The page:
So we had a new dog in the house, JD. Not just a dog, but a male dog.
Jana expected house training for JD to be as simple as it had been for Jasmine. A couple of tinkles, a little squat, and it’s all over with.
Needless to say that wasn’t quite the way it worked.
I can’t remember exactly how long it took, probably a couple of months, but then I don’t remember anything anyways. I don’t have to, I’m male. If I need to remember something I asked Jana.
That’s one of the simple truths in the world - males don’t remember anything. That’s why we married females - they remember everything for us, in particular the things we want them to forget. They remember them and they know how to use them. It’s just the way things are.
So that is how I tried to defend JD.
Jana would comment about how JD couldn’t remember to ask for the door, and I would simply reply “he’s just a male”. That actually worked to some degree for almost 3 years. JD would do the dumbest things and when Jana made a comment about them, I would just simply reply once again “He’s just a male”.
And then I would remind her that males have no memory so he really couldn’t help himself.
Then came a day when we were out for a walk in the area I use for heavy equipment training. For some reason we seemed to have been going through a painted turtle migration. The first one JD found got his full attention, but he was quite nervous. He's never seen one before and had no idea what to do with it. So he was doing one of those dog things where they are carefully trying to sniff it but every muscle is tensed to leap backwards if there is any sign of danger.
Jasmine had tried in the past to coerce a turtle into playing with her.
She thought it would be great fun, but the turtle didn’t share her enthusiasm. Being familiar with these boring little creatures, Jasmine went up to it, gave it a quick sniff and a little swat with her paw, to see whether this one would do something and then walked away from it.
JD took Jasmine’s actions as a guide and stopped being afraid.
A few minutes later he found another one. And then a third. We didn’t think much of it, well I was wondering if there would be any benefit to having a turtle hunting dog, and left once our walk was done.
The following day we decided to go back to the same area for our walk.
Little did I realize that this would be the fateful day that would forever change JD’s life.
As we got near to where JD had found the turtle the previous day, he ran to that spot to see if it was still there. Then he went looking for the second, and the third. As Jana watched all of this unfold she exclaimed “See, he can remember things”!
That was the end of that excuse for JD's “mistakes”.
That’s another of the simple truths of the world - wives notice everything, especially the things we don’t want them to.
Then there was a shared mistake that both Jana and I made.
Puppies like to play. And JD certainly was no different. We had mistakenly thought that Jasmine and JD would play together. Well, Jasmine was way too smart to let JD terrorize her. She would put him in his place and refuse play unless she initiated it. She would turn her head towards us, and with her eyes say “You wanted a puppy, you play with him”.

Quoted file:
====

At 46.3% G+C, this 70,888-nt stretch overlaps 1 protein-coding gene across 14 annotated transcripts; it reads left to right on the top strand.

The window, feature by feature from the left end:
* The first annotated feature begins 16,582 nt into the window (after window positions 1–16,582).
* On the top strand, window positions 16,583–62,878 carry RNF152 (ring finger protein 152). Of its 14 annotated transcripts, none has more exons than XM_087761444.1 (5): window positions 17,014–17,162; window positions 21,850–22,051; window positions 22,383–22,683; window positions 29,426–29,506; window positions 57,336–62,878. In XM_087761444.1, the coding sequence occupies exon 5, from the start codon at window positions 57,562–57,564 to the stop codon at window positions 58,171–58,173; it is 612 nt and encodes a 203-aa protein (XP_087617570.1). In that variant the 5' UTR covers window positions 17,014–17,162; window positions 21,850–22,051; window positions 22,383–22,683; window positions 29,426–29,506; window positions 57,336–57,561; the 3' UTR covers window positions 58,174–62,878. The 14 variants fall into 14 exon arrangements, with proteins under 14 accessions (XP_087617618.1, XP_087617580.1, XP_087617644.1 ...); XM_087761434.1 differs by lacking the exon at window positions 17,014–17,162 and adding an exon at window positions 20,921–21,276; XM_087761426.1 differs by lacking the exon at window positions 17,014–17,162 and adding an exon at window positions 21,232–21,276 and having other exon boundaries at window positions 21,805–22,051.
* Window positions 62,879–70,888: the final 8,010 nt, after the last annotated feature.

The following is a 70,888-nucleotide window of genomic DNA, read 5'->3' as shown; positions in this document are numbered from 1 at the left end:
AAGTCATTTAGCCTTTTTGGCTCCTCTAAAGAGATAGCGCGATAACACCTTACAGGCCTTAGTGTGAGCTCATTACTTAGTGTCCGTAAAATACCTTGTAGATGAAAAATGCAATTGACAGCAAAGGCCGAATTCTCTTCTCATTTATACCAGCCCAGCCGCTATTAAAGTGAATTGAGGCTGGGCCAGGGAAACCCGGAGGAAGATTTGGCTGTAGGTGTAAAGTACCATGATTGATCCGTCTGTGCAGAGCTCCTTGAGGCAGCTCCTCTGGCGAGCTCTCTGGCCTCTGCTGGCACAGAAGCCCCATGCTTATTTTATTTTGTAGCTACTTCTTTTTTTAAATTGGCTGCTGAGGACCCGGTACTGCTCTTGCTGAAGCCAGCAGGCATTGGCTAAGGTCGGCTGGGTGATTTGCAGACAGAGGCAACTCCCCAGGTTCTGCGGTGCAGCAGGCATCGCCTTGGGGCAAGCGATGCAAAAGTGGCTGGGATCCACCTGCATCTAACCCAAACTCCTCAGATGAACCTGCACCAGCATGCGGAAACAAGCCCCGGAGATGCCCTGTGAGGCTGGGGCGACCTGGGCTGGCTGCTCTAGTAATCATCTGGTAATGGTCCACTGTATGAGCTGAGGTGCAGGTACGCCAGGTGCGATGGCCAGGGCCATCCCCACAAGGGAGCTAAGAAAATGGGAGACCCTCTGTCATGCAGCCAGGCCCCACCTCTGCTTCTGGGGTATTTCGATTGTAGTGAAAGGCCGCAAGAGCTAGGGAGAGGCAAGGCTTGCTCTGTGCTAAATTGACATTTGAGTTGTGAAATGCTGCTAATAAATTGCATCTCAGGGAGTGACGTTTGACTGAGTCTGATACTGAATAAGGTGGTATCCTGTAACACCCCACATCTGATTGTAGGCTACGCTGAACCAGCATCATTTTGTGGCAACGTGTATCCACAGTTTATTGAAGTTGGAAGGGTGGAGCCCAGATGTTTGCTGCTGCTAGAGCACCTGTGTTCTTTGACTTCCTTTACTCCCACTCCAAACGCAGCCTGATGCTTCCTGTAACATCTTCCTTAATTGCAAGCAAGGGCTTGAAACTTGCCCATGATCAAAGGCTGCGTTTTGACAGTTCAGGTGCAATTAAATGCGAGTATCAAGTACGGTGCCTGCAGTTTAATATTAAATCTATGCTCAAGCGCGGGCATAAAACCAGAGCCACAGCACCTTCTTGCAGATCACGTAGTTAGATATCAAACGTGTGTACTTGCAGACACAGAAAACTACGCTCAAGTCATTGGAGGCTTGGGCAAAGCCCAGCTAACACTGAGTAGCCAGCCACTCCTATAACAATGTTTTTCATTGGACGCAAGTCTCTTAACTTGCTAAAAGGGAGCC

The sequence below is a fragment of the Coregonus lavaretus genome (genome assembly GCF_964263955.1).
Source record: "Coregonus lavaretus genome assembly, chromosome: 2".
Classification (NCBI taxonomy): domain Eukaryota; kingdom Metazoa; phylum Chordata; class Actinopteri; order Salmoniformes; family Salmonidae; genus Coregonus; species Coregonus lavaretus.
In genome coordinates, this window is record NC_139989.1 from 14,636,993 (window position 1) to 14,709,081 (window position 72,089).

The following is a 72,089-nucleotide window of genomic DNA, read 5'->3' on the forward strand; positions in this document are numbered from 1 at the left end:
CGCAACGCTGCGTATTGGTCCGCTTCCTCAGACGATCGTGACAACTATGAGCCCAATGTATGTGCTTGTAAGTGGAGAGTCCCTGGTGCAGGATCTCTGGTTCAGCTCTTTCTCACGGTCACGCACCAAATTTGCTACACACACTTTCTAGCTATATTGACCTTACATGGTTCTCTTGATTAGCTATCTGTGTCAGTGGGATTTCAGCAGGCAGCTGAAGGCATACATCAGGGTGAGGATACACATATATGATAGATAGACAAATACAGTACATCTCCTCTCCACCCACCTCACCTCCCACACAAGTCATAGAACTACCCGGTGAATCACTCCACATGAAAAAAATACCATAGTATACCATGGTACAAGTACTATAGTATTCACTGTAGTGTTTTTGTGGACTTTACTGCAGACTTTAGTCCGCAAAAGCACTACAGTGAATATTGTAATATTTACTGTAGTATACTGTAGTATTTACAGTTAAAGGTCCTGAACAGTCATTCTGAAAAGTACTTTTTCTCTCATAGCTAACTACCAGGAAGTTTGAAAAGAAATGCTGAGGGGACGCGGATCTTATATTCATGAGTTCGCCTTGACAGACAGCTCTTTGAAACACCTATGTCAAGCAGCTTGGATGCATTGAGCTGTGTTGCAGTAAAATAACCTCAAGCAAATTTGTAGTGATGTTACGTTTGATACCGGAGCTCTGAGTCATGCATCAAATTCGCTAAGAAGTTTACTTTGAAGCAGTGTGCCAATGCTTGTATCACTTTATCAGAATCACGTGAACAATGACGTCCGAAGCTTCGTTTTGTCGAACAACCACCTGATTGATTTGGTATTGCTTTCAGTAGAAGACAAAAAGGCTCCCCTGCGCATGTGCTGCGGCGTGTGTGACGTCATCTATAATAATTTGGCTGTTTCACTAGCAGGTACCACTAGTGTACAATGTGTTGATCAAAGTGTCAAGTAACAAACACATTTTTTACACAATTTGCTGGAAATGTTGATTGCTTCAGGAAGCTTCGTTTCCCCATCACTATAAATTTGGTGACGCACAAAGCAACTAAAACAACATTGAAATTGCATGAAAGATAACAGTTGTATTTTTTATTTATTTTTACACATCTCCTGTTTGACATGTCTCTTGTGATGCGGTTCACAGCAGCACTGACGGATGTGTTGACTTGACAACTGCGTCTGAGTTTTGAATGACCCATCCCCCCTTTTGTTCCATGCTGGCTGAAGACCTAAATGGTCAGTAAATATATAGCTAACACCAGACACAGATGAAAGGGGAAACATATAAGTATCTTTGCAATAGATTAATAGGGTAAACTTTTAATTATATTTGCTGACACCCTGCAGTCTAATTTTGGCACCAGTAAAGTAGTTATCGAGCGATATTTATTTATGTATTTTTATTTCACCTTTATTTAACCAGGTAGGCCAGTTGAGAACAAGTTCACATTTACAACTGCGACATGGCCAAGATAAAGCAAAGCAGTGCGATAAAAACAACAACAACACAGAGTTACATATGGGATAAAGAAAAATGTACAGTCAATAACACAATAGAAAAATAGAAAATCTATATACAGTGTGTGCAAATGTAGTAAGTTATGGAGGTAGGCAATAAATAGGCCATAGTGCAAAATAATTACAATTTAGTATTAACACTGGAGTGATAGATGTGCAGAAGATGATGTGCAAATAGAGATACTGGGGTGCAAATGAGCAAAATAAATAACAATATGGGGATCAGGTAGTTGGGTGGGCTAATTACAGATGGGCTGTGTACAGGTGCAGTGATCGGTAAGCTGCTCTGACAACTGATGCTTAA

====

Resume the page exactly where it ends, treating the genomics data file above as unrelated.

The only thing that saved Jana through this process is my daughter’s Chihuahua, Tacun (who I refer to as Taco).
Taco was coming over every day and she really enjoyed playing with JD. After all, they were the same size. At least they were for a few days. Taco really liked having another dog around on which she could try to impose her will. But it didn’t take too long for Taco to see there was a problem. At first they were on even footing or at least you could say they were the same height. A few weeks later. Taco would have to run under JD’s belly and reach up to bite at him. A few more weeks after that, Taco would have to run under JDs belly and jump up to bite at him.
To this day they are still very good friends, but Taco spends most of her time trying not to get stepped on.
She is able to recognize that a 100 pound difference is significant.
There is a picture of Taco and JD walking together that Jana and used in a calendar she had made up a few years ago. I had this calendar hanging at work and the lady that worked with me took a look at it one day.
She commented that it was the largest Chihuahua she had ever seen.
I was puzzled for a moment until I realized that she had assumed that JD was fully grown and being followed by a 100 pound Chihuahua! It took a while for me to stop laughing and explained to her that JD was only eight weeks old.
For me it was easy.
When I picked up JD from the breeder he spent the ride home blissfully asleep on my lap. When I came home from work all I needed to do to settle him down was to lay him in my lap once again. He would fall asleep and all was good. To this day his favorite place to lay is at my feet.
It must be part of a deep survival instinct. The males in our household have bonded together in an effort to survive the females. It’s just another simple truth of the world.
Articles by Jerry Rade:
The Ups And Downs Of Dog Ramps
Living With The Dog Mamma: (Part 1) The Rest of the Story
Living With The Dog Mamma: (Part 2) A Dog In The House
Living With The Dog Mamma: (Part 3) Maybe Having A Dog In The House Isn't Such A Bad Idea After All
Living With The Dog Mamma: (Part 4) The New Puppy
Living With The Dog Mamma: (Part 5) Big B
Living With The Dog Mamma: (Part 6) JD